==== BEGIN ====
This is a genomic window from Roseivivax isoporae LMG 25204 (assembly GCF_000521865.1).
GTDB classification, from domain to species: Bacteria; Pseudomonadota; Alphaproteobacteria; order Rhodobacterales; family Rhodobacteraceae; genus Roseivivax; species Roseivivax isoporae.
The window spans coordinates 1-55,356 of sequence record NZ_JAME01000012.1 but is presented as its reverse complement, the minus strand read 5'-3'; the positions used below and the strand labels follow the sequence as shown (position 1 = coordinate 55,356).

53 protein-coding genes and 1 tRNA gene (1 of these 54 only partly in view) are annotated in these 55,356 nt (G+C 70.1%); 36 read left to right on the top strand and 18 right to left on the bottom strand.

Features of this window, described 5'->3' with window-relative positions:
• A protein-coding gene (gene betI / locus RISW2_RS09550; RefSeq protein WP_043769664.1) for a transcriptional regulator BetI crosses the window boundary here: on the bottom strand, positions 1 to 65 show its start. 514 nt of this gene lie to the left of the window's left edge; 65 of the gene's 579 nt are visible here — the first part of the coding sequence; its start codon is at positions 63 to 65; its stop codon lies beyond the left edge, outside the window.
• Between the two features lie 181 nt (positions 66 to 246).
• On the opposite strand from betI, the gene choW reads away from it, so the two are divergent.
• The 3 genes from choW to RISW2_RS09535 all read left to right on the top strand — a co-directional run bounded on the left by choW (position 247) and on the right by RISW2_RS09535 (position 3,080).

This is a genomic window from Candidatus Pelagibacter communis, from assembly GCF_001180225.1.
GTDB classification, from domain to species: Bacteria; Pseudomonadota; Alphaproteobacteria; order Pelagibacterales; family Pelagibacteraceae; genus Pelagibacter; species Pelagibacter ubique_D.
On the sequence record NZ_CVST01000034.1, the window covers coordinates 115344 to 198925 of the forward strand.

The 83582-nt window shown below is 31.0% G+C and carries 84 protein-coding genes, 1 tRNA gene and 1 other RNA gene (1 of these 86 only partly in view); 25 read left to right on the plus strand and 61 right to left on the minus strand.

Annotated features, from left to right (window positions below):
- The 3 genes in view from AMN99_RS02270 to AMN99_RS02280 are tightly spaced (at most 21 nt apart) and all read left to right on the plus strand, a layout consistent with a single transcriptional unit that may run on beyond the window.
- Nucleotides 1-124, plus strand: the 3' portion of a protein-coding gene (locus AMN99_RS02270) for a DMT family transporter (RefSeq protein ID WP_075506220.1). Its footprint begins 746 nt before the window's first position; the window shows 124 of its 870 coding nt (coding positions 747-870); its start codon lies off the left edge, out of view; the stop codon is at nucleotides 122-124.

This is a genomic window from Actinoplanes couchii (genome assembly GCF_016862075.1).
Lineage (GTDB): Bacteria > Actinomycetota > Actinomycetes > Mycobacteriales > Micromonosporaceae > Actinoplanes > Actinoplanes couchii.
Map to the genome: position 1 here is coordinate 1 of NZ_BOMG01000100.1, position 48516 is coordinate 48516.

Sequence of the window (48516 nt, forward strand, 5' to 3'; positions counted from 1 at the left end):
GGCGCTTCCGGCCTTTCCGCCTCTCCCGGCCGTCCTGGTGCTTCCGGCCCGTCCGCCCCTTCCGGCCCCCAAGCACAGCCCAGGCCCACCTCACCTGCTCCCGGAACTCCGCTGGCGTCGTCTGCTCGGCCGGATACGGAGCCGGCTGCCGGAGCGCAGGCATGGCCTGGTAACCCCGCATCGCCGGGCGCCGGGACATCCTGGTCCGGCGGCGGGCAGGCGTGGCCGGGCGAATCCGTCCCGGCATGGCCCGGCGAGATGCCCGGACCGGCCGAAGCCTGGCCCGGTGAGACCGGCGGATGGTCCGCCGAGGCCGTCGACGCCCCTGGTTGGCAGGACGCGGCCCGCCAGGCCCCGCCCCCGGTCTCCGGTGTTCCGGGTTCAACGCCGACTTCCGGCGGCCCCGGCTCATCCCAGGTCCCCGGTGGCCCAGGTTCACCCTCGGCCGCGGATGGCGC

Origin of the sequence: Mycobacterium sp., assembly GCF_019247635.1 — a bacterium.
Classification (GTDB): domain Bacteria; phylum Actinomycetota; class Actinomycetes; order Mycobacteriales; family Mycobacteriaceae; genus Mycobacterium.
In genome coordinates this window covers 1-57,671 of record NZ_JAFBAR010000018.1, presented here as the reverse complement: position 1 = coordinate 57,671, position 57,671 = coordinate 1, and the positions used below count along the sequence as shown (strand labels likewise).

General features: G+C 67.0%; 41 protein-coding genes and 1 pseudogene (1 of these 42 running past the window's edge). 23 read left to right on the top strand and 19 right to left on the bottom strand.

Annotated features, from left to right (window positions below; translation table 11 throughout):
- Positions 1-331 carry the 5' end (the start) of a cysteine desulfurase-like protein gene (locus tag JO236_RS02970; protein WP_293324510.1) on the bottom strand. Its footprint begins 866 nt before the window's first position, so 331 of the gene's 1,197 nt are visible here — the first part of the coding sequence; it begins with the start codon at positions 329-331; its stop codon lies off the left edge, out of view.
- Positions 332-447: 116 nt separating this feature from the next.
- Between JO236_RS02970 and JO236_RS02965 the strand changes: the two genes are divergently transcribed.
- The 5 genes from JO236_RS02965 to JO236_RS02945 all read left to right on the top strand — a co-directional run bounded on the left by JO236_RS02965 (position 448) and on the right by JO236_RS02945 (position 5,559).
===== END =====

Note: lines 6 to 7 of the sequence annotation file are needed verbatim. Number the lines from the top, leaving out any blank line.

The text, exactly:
• A protein-coding gene (gene betI / locus RISW2_RS09550; RefSeq protein WP_043769664.1) for a transcriptional regulator BetI crosses the window boundary here: on the bottom strand, positions 1 to 65 show its start. 514 nt of this gene lie to the left of the window's left edge; 65 of the gene's 579 nt are visible here — the first part of the coding sequence; its start codon is at positions 63 to 65; its stop codon lies beyond the left edge, outside the window.
• Between the two features lie 181 nt (positions 66 to 246).